At Jezebel, Jaime Fuller takes a closer look at one of Willa Cather‘s lesser-known novels, A Lost Lady, whose film adaptation was a sore spot for the author. “Cather hated the second film so much that when she died in 1947, she codified that fury in her will,” Fuller writes. “Any adaptations of her work, ‘whether for the purpose of spoken stage presentation or otherwise, motion picture, radio broadcasting, television and rights of mechanical reproduction, whether by means now in existence or which may hereafter be discovered or perfected’ were forbidden. The copyright has worn out on A Lost Lady and it’s now in the public domain, which makes it a good time to pick up the book.”
The Republic of South Sudan has declared independence. Just three years ago, Dave Eggers published Out of Exile: Narratives from the Abducted and Displaced People of Sudan (Voice of Witness). The Guardian has an excerpt. A year later, Jamal Mahjoub foresaw the secessionist fervor south of Darfur.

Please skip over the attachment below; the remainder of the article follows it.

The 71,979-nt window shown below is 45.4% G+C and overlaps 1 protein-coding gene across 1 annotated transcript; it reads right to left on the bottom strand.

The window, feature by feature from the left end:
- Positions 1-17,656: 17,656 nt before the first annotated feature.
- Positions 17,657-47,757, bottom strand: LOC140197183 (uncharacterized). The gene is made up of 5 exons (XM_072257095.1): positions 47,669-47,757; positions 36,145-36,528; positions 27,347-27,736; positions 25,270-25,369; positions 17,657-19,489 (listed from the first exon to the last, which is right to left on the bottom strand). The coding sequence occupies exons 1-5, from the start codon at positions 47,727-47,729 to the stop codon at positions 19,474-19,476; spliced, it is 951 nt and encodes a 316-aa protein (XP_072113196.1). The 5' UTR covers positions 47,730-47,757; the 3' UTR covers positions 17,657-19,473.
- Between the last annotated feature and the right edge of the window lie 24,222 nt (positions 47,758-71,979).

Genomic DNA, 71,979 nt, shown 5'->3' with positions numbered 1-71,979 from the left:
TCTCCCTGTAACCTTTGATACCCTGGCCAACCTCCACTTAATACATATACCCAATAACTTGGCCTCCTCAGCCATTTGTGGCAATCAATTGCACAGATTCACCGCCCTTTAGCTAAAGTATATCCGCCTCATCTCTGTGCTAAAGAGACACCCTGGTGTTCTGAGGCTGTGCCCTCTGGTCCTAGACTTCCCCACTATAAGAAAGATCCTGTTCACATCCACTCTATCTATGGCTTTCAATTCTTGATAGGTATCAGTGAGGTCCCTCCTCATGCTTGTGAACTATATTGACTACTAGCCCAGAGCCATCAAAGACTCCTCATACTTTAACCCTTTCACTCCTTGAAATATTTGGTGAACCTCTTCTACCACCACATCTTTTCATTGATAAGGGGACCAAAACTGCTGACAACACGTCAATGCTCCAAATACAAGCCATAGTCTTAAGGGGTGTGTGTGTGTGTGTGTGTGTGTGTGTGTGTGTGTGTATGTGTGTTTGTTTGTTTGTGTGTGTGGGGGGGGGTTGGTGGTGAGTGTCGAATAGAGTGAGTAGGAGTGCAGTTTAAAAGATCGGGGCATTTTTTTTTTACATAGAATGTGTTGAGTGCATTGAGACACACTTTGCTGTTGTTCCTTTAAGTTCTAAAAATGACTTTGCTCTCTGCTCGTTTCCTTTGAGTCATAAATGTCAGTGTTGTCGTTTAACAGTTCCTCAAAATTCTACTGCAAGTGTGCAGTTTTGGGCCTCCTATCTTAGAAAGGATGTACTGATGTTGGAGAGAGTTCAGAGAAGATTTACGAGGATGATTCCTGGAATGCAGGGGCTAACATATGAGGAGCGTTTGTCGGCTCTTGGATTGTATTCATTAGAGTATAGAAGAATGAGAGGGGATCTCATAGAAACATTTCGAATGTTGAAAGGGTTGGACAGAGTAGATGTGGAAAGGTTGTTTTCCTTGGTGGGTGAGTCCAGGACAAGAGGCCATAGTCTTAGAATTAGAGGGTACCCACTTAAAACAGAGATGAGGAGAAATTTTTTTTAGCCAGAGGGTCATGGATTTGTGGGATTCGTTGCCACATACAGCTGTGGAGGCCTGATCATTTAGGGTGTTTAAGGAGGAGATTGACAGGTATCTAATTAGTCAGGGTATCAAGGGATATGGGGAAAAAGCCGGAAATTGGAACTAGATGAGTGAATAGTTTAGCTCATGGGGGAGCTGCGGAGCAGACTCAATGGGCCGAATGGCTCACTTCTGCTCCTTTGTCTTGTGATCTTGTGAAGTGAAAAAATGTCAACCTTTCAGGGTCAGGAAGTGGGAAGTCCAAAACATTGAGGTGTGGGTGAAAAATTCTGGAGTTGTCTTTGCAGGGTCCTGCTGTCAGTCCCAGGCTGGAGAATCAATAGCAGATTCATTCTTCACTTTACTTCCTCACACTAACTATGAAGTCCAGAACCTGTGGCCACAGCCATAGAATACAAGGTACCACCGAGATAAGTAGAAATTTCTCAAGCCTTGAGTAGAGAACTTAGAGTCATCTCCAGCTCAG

“A month ago, I touched a lock of Sylvia Plath’s hair.” At Tin House, Emma Komlos-Hrobsky examines the relationship between the late poet and her fans.
Need more than just a hashtag to get ready for the new season of True Detective? Tom Nolan is here to help. At Salon, Scott Timberg interviews the biographer of Ross Macdonald, a crime fiction writer whose mysteries tackled the underbelly of California. You might want to read the new collection of Ross’s novels, or else our list of crime novels where women are the detectives.
In light of this year’s Frankfurt Book Fair, which had Indonesia as the official guest of honor, check out Wayan Sunarta’s essay on the rise of Indonesian literature abroad. As he explains it, “Although Indonesian literature is in the ascendant at home, it has so far failed to establish itself internationally. The number of works translated from Indonesian is still very small.”
“BEST FEATURE: If you glance at the word it looks like it says ‘tiny axe’ which sounds very cute. It makes me picture a tiny lumberjack. WORST FEATURE: Anxiety can turn a pleasant afternoon into a sweat-drenched pair of slacks that are hard to explain.” Ted Wilson reviews anxiety (spoiler alert: it only gets one star out of five) for Electric Literature.